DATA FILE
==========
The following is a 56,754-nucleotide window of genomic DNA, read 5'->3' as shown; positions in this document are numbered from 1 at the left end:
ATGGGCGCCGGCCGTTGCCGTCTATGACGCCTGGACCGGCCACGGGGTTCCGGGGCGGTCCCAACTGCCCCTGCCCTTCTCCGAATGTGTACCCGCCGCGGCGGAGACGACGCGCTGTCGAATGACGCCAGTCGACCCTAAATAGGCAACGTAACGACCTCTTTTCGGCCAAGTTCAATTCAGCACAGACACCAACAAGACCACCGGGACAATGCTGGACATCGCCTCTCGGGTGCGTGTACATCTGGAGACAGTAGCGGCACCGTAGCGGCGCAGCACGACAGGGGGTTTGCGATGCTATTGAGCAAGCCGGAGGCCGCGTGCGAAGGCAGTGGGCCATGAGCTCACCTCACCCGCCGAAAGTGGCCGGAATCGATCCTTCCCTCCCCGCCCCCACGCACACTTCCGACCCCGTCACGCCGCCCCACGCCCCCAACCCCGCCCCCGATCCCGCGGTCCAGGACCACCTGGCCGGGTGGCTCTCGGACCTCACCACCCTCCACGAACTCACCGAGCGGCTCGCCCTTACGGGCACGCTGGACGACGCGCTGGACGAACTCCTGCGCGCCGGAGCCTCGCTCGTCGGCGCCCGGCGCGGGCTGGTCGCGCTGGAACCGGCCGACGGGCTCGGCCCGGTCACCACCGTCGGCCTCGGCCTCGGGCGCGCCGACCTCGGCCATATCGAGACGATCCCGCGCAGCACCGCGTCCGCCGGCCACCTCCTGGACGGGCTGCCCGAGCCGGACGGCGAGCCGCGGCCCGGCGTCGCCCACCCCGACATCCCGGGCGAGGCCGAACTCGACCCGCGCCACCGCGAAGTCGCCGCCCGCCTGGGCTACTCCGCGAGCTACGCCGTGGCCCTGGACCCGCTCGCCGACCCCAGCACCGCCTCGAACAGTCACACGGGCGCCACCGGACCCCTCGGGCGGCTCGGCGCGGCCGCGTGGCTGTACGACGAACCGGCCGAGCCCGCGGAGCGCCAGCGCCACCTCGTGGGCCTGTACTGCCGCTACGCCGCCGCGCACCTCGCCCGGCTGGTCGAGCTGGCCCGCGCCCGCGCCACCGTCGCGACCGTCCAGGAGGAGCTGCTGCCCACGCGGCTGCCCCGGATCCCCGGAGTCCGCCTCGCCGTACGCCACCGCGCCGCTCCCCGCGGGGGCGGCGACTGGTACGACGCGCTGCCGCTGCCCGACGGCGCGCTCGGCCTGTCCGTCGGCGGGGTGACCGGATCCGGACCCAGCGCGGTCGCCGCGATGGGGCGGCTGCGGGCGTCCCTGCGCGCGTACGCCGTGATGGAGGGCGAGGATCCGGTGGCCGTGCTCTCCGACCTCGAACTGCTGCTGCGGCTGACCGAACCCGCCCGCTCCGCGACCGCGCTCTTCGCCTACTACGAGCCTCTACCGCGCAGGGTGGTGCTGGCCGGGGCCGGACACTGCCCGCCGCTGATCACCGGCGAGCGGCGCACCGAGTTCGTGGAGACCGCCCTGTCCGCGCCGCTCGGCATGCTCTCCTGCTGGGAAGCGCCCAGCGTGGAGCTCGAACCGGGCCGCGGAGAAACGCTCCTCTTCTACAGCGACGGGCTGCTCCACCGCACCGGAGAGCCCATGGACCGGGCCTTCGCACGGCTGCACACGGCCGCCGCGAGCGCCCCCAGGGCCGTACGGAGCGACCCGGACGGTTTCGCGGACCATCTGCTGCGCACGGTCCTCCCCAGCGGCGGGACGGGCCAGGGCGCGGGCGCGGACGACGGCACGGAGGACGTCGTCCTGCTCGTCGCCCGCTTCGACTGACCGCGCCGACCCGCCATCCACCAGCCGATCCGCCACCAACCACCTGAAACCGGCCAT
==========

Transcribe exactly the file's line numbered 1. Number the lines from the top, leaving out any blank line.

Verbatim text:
The following is a 56,754-nucleotide window of genomic DNA, read 5'->3' as shown; positions in this document are numbered from 1 at the left end: